Nirvana as a subjective mental event
One of the Buddha’s most common terms
for the ultimate goal is Nibbana (Nirvana in
Sanskrit). It is clear that Nibbana is reached through
the complete ceasing of clinging: “A bhikkhu without
clinging attains Nibbana”
(Majjhima Nikaya 106:12). It is also certain that
Nibbana, as the ultimate goal, involves the
ending of suffering: “What I teach is
suffering and the end of suffering” (MN 22:38). However,
almost no discussion exists in the
suttas about what Nibbana is.
temptation is always to substantiate, reify, turns
something from a verb or transient state into a noun,
something solid. This temptation also exists when
speaking of Nirvana, or Enlightenment - to turn it into
something permanent or lasting, whereas in fact it’s
like everything else: dependently co-arising.
This quote from Sariputra, the Buddha’s eminent and
enlightened senior disciple, shows that he is
experiencing Nirvana as a series of quickly passing
experiences instead of a place or a permanent heaven.
Even the full sweet taste of Nirvana as “cessation of
becoming” is at the same time recognised by him as just
a passing experience. In other words, he sees Nirvana as
a subjective mental event rather than according it
ontological status as something separate from our
“Cessation of becoming is Nirvana”: thus one perception
arises in me, another perception fades out in me. Just
as when a faggot-fire is blazing, one flame arises and
another flame fades out, even so, one perception arises
in me: “Cessation of becoming is Nirvana” and another
perception fades out in me: “Cessation of becoming is
Nirvana.” (Anguttara Nikaya 10:7)
Ah, this is arising, this is passing away. You still
experience Nirvana, but not as independent from your
perception. It doesn’t have a separate existence. There
is no place to go.
In the development of Buddhism, in the Abhidharma,
Nirvana came to be viewed as unconditioned.
Many Buddhists consider this as part of the original
teaching of Sakyamuni, but the Abhidharmist move
contrasts with the early teachings, in which there is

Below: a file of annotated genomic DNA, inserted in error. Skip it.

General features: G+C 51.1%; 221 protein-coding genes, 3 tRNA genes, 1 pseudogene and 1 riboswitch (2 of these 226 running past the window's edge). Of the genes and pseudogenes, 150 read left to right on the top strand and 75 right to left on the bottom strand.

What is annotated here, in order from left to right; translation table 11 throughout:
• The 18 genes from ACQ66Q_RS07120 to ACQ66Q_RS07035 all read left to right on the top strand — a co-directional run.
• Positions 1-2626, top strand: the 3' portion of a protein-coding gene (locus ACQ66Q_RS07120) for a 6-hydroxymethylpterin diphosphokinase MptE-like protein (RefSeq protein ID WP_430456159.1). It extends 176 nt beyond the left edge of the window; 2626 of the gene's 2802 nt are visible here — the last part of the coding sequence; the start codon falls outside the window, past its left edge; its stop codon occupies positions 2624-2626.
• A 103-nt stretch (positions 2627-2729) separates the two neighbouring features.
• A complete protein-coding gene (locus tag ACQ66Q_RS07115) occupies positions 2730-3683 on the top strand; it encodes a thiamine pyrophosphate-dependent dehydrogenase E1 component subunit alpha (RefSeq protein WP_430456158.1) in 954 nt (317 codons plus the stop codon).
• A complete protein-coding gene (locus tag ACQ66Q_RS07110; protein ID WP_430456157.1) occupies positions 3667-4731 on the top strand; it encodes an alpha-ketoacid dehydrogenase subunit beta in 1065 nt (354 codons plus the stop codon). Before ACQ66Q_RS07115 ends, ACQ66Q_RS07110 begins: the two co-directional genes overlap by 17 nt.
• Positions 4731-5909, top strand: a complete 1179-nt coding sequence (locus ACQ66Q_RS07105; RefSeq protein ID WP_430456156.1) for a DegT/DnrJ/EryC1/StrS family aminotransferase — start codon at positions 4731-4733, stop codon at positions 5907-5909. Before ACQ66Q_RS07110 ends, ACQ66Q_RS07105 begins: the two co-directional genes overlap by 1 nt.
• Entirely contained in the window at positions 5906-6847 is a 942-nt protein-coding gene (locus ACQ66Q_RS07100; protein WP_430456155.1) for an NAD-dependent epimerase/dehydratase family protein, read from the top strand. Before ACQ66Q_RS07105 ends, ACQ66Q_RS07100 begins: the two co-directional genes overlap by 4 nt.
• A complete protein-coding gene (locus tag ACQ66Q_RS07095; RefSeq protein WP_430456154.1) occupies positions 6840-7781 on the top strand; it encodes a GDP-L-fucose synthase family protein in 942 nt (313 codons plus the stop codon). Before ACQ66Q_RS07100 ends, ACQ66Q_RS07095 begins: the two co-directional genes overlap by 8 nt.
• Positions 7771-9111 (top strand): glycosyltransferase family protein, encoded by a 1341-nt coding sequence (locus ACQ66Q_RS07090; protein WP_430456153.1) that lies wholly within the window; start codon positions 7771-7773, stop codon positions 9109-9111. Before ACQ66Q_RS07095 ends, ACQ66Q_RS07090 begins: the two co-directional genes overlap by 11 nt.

nothing that does not dependently co-arise. (See D.J.
Kalupahana’s scholarly works for a detailed exposition.)
Everything is paticca samuppada (conditions arising
together), even enlightenment, even Nirvana. To my mind,
this understanding makes for a more meaningful
relationship with the possibility of enlightenment.
It is not a separate realm divorced from my ordinary
life. And when it arises out of conditions of my
consciousness, I don’t have to sweat and groan to make
it last - because I know it won’t.
One of the Buddha’s most common terms for the ultimate
goal is Nibbana (Nirvana in Sanskrit). It is clear that
Nibbana is reached through the complete ceasing of
clinging: “A bhikkhu without clinging attains Nibbana” (Majjhima
Nikaya 106:12). It is also certain that Nibbana, as the
ultimate goal, involves the ending of suffering: “What I
teach is suffering and the end of suffering” (MN 22:38).
However, almost no discussion exists in the suttas about
what Nibbana is. When it is described, it is explained
by what it is not, by what is absent: “It is hard to see
this truth, namely, the stilling of all formations, the
relinquishing of all acquisitions/attachments, the
destruction of all craving, dispassion, cessation,
Nibbana” (MN 26:19). It is likely that Nibbana, like the
other items in this list, refers to the absence of
Because the word Nibbana is a noun, it is easy to assume
it is a thing or state. However, it is an action noun
describing “cooling, quenching, extinguishing and
releasing.” Its likely etymological meaning is
“unbinding.” The challenges of translating Pali into
English often reinforce a tendency to see Nibbana as a
This happens when Enlightenment or awakening are used as
translations for Nibbayati, a frequently appearing
passive verbal form of Nibbana. As the word refers to
the action of “being nibbanized,” its more literal
meaning in English would be “to be cooled” or “to be
Being that liberation is explained in terms of absence,
it is difficult to describe what that absent state is
Certainly, the suttas provide very little help with
this. Perhaps this is because explaining it by what
remains may not be the point. Perhaps freedom from
clinging is experienced or described differently for the
different people who attain it.
Perhaps the same person may even experience it
differently at different times. It may be like the
condition of prisoners released from prison at the same
time: each ex-prisoner shares the same freedom from
incarceration, but each may vary widely in how they
experience their life after being freed.
More important than what Nibbana may or may not be is
the function that it has for a practitioner. When we are
in a burning room, what an open door is like is less
important than how it helps us escape the fire. The
attainment of Nibbana functions as the ultimate escape
from suffering. Once one has escaped, it might not be so
important to know what Nibbana is.